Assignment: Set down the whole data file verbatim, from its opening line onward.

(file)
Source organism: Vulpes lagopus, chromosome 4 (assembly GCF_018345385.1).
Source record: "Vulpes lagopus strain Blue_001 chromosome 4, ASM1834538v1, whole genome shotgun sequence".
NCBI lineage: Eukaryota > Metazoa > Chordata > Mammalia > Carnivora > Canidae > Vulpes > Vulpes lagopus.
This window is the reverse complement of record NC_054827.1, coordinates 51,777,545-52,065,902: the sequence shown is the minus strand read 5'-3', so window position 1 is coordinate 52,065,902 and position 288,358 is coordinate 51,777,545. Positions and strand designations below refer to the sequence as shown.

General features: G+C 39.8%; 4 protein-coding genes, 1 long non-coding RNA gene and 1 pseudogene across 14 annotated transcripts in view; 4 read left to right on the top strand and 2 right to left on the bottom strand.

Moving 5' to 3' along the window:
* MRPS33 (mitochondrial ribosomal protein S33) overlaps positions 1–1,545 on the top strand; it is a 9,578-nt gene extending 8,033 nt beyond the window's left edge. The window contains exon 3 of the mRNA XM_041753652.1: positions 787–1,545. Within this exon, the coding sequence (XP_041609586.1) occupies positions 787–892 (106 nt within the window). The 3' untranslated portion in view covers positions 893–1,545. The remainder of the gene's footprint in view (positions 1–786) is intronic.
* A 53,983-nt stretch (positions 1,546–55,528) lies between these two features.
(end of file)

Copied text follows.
Source organism: Vulpes lagopus, chromosome 4 (assembly GCF_018345385.1).
Source record: "Vulpes lagopus strain Blue_001 chromosome 4, ASM1834538v1, whole genome shotgun sequence".
NCBI lineage: Eukaryota > Metazoa > Chordata > Mammalia > Carnivora > Canidae > Vulpes > Vulpes lagopus.
This window is the reverse complement of record NC_054827.1, coordinates 51,777,545-52,065,902: the sequence shown is the minus strand read 5'-3', so window position 1 is coordinate 52,065,902 and position 288,358 is coordinate 51,777,545. Positions and strand designations below refer to the sequence as shown.

General features: G+C 39.8%; 4 protein-coding genes, 1 long non-coding RNA gene and 1 pseudogene across 14 annotated transcripts in view; 4 read left to right on the top strand and 2 right to left on the bottom strand.

Moving 5' to 3' along the window:
* MRPS33 (mitochondrial ribosomal protein S33) overlaps positions 1–1,545 on the top strand; it is a 9,578-nt gene extending 8,033 nt beyond the window's left edge. The window contains exon 3 of the mRNA XM_041753652.1: positions 787–1,545. Within this exon, the coding sequence (XP_041609586.1) occupies positions 787–892 (106 nt within the window). The 3' untranslated portion in view covers positions 893–1,545. The remainder of the gene's footprint in view (positions 1–786) is intronic.
* A 53,983-nt stretch (positions 1,546–55,528) lies between these two features.